Audio Recording, Making of William Tell!

13 Sep

You can get it on Amazon as a digital download for $.99 –


— David DeWitt


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  1. zacal

    September 13, 2014 at 10:08 pm

    Super-cool, David, thank you. I would love to get hold of the original “William Tell” footage and edit it into something viewable. Flynn really looks good in the photos. He chose a smart subject, very Robin Hood-like.(indeed he’s wearing his Robin Hood beard.) And they could have used the William Tell Overture for much of the music.(Being classical, it would have been free, besides being dramatic.) This will be fun to listen to.

  2. zacal

    September 13, 2014 at 11:14 pm

    I just listened to it. It’s pretty interesting. According to this documentary, Roddy McDowell owns the footage and has refused to release it.(Though he doesn’t own the artistic license.) The producer, Barry Mahon, speaks of trying to strike a deal with McDowell, who admits he doesn’t have “all the footage”.
    If you get down to the root of the problem, the real tragedy is that Errol signed to do this film with Alexander Salkind, who would later make two of the greatest swashbucklers ever, “The Three Musketeers” and “The Four Musketeers”. But Salkind sold his interest to another producer, who in turn sold it to Adolfo Fossataro. (sounds eerily similar to “Faust”–a deal with the Devil.) Someone made a huge mistake in the contract, allowing Fossataro to take the film’s money out of the bank without a second person signing.(as would be customary in America) There are a number of mistakes that follow but the Salkind exit is the tragic key.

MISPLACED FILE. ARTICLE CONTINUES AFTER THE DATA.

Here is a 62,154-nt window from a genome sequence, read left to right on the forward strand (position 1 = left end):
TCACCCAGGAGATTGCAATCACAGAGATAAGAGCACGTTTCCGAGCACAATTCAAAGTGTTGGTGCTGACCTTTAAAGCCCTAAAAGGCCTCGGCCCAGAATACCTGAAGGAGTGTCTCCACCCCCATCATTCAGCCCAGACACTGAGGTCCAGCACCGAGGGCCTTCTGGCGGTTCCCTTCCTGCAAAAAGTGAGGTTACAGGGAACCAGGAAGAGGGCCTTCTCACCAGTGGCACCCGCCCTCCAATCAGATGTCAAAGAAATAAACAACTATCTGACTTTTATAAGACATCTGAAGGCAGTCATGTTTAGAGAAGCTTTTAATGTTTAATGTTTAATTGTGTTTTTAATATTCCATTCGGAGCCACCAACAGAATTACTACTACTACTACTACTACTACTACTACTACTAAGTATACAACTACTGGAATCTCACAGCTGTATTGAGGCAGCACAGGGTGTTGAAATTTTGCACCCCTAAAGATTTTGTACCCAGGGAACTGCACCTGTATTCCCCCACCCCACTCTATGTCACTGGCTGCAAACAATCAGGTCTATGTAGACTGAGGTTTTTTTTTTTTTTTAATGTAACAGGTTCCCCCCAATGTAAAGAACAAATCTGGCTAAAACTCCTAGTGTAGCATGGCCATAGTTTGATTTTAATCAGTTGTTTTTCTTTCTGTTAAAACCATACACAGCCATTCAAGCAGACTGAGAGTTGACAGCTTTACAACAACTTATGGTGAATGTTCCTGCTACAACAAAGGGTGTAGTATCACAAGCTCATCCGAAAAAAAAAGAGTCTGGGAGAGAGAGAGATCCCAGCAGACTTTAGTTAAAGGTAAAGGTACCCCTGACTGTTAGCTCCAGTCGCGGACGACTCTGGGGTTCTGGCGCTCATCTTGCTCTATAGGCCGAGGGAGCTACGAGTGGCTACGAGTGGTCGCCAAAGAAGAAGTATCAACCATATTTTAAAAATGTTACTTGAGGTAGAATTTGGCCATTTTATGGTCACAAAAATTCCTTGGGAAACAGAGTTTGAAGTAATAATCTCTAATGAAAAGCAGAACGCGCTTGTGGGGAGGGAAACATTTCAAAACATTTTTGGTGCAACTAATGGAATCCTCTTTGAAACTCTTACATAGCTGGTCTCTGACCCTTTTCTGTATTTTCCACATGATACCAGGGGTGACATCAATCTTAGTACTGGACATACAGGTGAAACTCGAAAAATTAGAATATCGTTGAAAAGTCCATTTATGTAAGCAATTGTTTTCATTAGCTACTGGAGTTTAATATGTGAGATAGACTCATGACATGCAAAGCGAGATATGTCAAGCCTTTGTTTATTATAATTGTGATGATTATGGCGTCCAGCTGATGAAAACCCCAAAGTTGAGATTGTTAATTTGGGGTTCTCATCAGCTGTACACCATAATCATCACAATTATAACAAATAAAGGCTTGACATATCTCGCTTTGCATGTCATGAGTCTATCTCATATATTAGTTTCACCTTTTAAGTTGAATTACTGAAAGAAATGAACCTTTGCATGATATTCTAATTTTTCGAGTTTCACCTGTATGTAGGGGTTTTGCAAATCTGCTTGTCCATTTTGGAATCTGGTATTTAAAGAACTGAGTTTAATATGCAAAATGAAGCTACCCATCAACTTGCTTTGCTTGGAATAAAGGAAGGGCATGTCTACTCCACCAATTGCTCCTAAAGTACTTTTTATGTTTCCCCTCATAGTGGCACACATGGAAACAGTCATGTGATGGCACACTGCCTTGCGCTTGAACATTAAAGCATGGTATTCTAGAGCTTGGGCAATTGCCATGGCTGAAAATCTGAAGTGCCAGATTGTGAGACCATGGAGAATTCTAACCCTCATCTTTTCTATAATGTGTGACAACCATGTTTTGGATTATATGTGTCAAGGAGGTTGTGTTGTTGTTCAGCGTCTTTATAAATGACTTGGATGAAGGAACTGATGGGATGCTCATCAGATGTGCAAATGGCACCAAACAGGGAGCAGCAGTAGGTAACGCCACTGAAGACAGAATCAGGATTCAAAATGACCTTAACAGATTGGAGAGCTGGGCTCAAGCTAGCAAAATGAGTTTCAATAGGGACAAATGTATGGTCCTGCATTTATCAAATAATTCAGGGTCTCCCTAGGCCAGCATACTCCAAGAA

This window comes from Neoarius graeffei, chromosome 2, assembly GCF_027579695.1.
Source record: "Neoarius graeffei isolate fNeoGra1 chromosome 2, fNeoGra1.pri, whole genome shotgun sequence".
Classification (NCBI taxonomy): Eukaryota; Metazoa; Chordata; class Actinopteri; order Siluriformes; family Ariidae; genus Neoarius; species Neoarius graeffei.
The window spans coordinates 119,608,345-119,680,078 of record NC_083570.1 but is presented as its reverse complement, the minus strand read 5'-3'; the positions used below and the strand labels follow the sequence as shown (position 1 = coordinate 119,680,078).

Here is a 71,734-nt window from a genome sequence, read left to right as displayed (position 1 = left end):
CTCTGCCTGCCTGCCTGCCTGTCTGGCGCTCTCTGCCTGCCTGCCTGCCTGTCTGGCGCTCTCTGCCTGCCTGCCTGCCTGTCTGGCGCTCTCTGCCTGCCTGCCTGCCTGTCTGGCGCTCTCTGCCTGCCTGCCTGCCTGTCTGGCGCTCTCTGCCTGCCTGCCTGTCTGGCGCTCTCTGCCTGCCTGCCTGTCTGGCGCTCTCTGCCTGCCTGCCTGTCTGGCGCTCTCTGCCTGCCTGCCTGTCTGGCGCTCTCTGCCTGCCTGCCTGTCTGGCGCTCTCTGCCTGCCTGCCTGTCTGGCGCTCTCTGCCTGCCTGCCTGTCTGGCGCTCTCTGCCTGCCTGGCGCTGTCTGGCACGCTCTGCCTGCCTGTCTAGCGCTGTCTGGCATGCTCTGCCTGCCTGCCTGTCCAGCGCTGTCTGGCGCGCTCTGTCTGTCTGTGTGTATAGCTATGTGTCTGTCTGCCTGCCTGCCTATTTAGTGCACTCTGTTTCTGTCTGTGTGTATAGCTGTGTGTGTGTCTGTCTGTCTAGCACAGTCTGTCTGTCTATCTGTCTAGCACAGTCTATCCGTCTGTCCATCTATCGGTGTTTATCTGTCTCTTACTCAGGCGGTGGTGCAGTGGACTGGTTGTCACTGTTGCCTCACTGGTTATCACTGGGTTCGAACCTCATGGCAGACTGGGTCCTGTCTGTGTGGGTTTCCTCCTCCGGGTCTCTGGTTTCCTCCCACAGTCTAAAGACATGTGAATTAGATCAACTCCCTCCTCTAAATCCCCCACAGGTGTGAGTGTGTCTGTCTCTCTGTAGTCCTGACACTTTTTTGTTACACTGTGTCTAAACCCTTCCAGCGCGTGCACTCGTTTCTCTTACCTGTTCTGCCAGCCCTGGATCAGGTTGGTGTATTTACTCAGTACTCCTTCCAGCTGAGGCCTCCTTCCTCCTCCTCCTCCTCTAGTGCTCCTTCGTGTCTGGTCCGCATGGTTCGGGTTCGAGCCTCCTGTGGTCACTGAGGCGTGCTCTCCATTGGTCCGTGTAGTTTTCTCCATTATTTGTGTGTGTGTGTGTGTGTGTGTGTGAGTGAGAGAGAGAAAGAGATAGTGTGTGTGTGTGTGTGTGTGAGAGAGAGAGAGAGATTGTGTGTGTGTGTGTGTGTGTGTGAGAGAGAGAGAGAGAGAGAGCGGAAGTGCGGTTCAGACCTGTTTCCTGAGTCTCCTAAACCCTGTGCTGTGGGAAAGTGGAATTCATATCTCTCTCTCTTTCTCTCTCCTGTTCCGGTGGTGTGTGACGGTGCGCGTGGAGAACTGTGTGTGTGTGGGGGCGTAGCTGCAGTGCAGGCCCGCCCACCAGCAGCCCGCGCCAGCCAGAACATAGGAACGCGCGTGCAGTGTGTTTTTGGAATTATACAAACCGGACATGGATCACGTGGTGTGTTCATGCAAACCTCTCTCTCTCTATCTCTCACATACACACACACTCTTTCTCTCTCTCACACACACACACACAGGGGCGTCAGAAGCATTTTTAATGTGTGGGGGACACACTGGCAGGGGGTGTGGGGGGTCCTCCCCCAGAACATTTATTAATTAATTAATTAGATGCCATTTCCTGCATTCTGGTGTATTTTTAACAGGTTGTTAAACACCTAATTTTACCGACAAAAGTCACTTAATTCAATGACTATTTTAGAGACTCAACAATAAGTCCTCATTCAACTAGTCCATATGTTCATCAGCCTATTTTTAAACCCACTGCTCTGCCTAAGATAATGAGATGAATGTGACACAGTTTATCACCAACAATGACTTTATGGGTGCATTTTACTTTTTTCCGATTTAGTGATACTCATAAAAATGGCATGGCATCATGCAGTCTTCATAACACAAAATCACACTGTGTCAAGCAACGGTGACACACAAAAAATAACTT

Anyway, it’s certainly worth a listen, if only for the recollections of Barry Mahon, who became Errol’s “agent”. [img][/img]

  3. Gentleman Tim

    September 14, 2014 at 12:15 am

    Thank you, David! Thank you, zacal!! I haven’t listened, but I am very much hopibg to do so. Is not our very own shangheinz an expert on this, also??

    The whole story about William Tell being locked away at Boston University, “never to be shown” really fascinates me. Is that prohibition true? Or, was a clip from the film actually shown on TCM show once and/or in a documentary about Jack Cardiff? … It makes more sense to me that any prohibition would refer to Errol’s home movies, which are also at BU, per the official account linked below. I can much more readily understand why Roddy might have wanted to restrict those home movies from public view.…


    • shangheinz

      September 25, 2014 at 10:35 am

      Our very own Rushstreet Ralph is the blogxpert on any footage still in circulation. He has seen 10 mins. of it at the archives of UCLA.

  4. Rachel

    September 14, 2014 at 12:37 am

    I had purchased this Making of William Tell audio recording on CD not long ago, and I really enjoyed listening to it — very informative. :-)

  5. Gentleman Tim

    September 14, 2014 at 1:25 am


    What a Magnificent Location.

    • Lollie

      September 14, 2014 at 11:03 am

      Thanks David,that is very interesting indeed.

      I hope the footage gets released one day,it’s such a waste for it to be locked away never to be seen.